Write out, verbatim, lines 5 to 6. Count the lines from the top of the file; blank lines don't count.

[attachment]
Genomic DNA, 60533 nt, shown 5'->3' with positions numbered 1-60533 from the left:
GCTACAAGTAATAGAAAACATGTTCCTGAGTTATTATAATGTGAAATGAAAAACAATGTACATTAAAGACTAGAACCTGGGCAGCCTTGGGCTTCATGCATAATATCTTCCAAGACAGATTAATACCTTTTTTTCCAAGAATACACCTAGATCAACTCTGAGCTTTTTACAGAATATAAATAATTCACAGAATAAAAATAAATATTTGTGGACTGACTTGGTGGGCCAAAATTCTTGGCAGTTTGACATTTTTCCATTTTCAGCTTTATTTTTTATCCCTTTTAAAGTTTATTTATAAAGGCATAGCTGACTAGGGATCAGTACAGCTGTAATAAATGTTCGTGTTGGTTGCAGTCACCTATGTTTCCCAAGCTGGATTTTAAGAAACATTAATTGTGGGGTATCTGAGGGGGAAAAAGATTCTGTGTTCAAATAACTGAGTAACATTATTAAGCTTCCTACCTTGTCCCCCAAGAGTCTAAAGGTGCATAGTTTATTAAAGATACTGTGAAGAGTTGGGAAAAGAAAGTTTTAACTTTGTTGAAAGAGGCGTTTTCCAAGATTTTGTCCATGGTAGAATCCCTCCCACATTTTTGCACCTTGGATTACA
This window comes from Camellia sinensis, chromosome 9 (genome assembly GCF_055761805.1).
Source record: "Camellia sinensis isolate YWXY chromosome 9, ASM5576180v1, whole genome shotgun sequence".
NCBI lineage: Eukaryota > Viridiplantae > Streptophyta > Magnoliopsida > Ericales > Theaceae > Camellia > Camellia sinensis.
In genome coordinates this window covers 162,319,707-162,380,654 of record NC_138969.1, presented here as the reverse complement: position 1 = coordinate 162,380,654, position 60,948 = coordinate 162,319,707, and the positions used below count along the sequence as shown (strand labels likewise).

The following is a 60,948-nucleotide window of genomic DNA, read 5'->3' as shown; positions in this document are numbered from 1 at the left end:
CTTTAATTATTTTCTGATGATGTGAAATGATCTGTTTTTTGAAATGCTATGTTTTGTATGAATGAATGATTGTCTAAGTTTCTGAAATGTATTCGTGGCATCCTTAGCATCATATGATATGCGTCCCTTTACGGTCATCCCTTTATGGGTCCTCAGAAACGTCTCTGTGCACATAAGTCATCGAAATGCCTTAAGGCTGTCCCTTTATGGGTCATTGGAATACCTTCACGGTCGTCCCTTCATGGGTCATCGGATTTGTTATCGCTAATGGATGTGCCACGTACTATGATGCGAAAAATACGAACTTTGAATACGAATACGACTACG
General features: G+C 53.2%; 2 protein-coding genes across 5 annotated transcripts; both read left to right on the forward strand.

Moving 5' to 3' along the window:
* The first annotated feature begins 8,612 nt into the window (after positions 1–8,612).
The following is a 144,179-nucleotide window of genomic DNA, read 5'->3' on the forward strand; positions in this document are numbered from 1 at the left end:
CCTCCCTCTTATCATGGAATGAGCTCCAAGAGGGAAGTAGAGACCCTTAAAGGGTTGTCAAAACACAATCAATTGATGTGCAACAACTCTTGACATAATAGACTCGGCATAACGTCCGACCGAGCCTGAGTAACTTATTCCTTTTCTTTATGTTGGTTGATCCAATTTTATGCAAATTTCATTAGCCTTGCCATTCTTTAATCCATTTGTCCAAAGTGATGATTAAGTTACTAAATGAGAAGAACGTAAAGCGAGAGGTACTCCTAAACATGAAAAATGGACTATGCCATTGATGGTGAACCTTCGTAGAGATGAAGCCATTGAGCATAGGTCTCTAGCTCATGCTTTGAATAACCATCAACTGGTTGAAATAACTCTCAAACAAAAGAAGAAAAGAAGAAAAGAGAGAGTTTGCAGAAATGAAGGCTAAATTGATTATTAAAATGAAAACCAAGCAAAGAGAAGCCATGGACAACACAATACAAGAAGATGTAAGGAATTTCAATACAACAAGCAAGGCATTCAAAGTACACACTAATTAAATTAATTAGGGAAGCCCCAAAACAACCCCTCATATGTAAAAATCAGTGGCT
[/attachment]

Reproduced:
NCBI lineage: Eukaryota > Viridiplantae > Streptophyta > Magnoliopsida > Ericales > Theaceae > Camellia > Camellia sinensis.
In genome coordinates this window covers 162,319,707-162,380,654 of record NC_138969.1, presented here as the reverse complement: position 1 = coordinate 162,380,654, position 60,948 = coordinate 162,319,707, and the positions used below count along the sequence as shown (strand labels likewise).